“through the act of living, the discovery of oneself is made concurrently with the discovery of the world around us. . ."

Friday, October 2, 2009

Mian Ki Malhar



Last week my friend Sreekumar gifted me with an album of Hindustani classical instrumental music. The single folder has 16 CDs – 'SAAZ'. 2 CDs each of Tabla, Sarod, Flute, Santoor, Sitar, Sarangi, Violin and Shehnai. Masters such as Alla Rakha, Zakir Hussain, Amjad Ali Khan, Shivkumar Sharma, Satish Vyas, Chaurasia, Renu Majumdar, Sabri Khan, Vilayat Khan, Pandit Ravi Shankar, L Subramanimam, N Rajam, Bismillah Khan – to name a few.

I am listening to Ravi Shankar playing Mian Ki Malhar. It is 1830. Darkness has fallen early today, sky is clouded and rain-laden.

Ravi Shankarji is plucking the strings of his Sitar. I feel as if I am standing before an unplucked bunch of Jasmine and every touch of his fingers on the strings makes me feel that I am touching the Jasmine, flower by flower, as its gentle scent ascends the crevices of my mind.

Death is all around here. A few days back, a former colleague of mine passed away. He had respiratory problems since long. I was working in the bank when I heard about him. Died the previous night, cremation already over that morning, far away in a village near Trichur.

Couple of days back there was this terrible tragedy at Thekkady. A boat capsized and 41 tourists were drowned to death. People from Bengal, New Delhi, Punjab, Karnataka, Tamil Nadu and other places. The Malayalam news channels had a field day. Gruesome scenes, heartbreaking scenes, speculations about the cause of the accident, human angle stories, husbands and wives and fathers and mothers grieving.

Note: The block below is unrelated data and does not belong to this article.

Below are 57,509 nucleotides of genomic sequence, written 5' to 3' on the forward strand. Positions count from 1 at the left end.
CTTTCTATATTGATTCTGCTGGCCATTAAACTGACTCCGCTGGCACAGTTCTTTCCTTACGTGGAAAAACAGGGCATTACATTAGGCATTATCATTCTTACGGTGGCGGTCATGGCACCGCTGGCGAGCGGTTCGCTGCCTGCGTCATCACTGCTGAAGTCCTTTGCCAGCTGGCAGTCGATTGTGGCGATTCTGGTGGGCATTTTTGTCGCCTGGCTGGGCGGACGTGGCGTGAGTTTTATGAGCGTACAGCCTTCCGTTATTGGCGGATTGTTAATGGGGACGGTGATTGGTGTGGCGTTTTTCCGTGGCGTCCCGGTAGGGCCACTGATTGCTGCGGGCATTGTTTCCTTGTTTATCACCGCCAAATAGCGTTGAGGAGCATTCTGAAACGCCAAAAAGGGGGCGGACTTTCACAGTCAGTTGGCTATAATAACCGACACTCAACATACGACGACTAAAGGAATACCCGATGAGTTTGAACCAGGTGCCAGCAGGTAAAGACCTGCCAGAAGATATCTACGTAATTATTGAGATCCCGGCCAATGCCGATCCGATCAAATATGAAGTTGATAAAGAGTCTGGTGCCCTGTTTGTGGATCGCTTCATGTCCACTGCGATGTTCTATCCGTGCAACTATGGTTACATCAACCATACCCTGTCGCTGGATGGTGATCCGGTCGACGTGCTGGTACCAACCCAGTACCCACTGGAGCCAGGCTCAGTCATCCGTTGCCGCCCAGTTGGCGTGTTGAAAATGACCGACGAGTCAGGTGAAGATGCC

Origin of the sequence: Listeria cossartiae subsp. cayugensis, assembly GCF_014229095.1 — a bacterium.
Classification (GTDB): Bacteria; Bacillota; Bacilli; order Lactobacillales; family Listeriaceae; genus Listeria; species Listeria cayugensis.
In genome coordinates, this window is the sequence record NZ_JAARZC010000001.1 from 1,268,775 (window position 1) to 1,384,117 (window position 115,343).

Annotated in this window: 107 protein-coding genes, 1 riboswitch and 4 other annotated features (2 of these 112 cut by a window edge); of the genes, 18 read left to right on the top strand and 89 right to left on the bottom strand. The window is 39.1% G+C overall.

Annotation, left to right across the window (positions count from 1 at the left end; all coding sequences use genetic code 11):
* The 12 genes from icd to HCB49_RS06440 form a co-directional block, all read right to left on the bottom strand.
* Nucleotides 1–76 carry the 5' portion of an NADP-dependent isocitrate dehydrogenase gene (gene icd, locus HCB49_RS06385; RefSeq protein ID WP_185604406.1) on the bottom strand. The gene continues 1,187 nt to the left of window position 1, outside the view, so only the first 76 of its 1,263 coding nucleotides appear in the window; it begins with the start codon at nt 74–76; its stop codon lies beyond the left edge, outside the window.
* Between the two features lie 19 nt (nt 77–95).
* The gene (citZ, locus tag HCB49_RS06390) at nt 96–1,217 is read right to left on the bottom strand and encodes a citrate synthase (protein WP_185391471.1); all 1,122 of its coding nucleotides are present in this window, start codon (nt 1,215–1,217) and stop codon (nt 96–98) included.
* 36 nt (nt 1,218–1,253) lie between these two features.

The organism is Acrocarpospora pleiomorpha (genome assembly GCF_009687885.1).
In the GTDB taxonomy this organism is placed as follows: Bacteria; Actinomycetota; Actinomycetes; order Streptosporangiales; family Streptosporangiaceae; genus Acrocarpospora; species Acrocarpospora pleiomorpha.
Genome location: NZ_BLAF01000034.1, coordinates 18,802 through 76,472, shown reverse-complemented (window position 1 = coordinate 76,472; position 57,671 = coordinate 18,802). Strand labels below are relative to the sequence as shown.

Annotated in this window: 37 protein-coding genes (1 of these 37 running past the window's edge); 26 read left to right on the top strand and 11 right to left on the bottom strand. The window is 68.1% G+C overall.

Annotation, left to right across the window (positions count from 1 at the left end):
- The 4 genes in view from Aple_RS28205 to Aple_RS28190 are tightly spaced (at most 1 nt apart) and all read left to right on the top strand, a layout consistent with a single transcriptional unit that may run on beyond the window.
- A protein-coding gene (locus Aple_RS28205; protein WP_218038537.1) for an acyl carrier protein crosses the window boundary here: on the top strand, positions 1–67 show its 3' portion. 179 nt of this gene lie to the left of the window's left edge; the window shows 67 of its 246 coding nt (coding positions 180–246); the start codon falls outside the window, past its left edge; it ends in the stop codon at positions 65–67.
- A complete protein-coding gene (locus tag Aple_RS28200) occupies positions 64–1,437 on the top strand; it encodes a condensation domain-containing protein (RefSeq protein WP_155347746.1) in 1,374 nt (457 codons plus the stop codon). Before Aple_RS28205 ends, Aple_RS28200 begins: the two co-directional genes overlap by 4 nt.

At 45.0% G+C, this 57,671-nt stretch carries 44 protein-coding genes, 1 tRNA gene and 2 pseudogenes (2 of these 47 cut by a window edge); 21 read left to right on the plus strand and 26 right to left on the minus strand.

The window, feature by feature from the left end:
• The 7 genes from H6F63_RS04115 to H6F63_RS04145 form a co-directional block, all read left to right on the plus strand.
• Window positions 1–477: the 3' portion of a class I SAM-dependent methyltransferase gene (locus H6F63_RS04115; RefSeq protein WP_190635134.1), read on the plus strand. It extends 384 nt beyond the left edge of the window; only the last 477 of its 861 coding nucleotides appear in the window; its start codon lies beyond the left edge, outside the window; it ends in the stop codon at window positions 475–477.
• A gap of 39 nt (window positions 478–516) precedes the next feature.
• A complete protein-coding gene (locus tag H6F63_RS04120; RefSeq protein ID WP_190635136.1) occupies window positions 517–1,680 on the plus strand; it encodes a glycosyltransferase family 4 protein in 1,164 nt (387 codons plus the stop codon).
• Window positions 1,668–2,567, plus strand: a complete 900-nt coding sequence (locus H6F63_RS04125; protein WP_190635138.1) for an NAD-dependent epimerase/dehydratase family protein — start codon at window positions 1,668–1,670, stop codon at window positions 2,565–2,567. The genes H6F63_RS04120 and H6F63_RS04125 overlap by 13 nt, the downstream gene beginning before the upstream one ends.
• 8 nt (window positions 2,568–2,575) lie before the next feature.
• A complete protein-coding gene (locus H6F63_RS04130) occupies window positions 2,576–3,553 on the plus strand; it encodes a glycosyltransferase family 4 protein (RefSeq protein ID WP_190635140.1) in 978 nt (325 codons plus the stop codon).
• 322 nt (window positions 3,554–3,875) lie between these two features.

Thousands, it is reported, are dead in the Indonesian earthquake. Hundreds in a Sunami somewhere in the South Pacific. Obituary columns threaten to overflow the single sheet of the newspaper. Then there are the death anniversaries. People dead, dying.

Sandra Hoynacki is my friend. She lives in the US. Her mother has Alzheimer's. She wrote to me yesterday that her mother is hospitalized due to renal failure. I replied that I hoped Sandy would have the strength to bear such pain and sorrow.

Mian ki Malhar is now at the fast rapid Kaal. Ravi Shankar's fingers are flying over the strings. The Tabla accompaniment is like the rocks in the riverbed over which the stream of sitar flow, joyously, and then it rises to a cresendo and then - gently enters the wide lake of my still mind. There is silence.

There is such peace. I think of the young widowed man crying over his wife. I see the half-opened eyes of a little girl, dead. I see the face of my colleague, asking after my family and smiling. I see the face of the weeping Indonesian woman, waiting at the remains of her daughter's school, hoping she would come out alive from the ruins.

It has started to rain again. Mian Tansen must be singing his Malhar up in the heavens.

You see, there is no need to believe in anything. All you need to do is to listen. To look. To smell. To be aware. To be there, wherever you are. And when sun sets and darkness falls, drop off to the soft earth gently like the Jasmine flowers. Tomorrow, when day breaks, we would be there, hugging Mother Earth.

********* Balachandran, Trivandrum 02.02.2009

(Photo by Victor George)

5 comments:

  1. will u believe,i dare to watch tv these days..i simply dont understand y this much deaths.accidents everywhere everyday evrytime.evry time i dart thru channels i see a crushed vehicle and the news reader detailing.and the house where i am stayng now,they are completly on news channels.wen i go to have food there,they all will b watchg again n again the details of thekkadi accident.
    i wonder y am i still alive.

    ReplyDelete
  2. Balan, I envy you.
    16 CDs of Hindustani instrumental.
    Sangeethathinte perumazhakalam.
    Enjoy it.

    ReplyDelete
  3. @vijayan: Yes, I am; in the morning and in the evening, day after day...!!

    ReplyDelete

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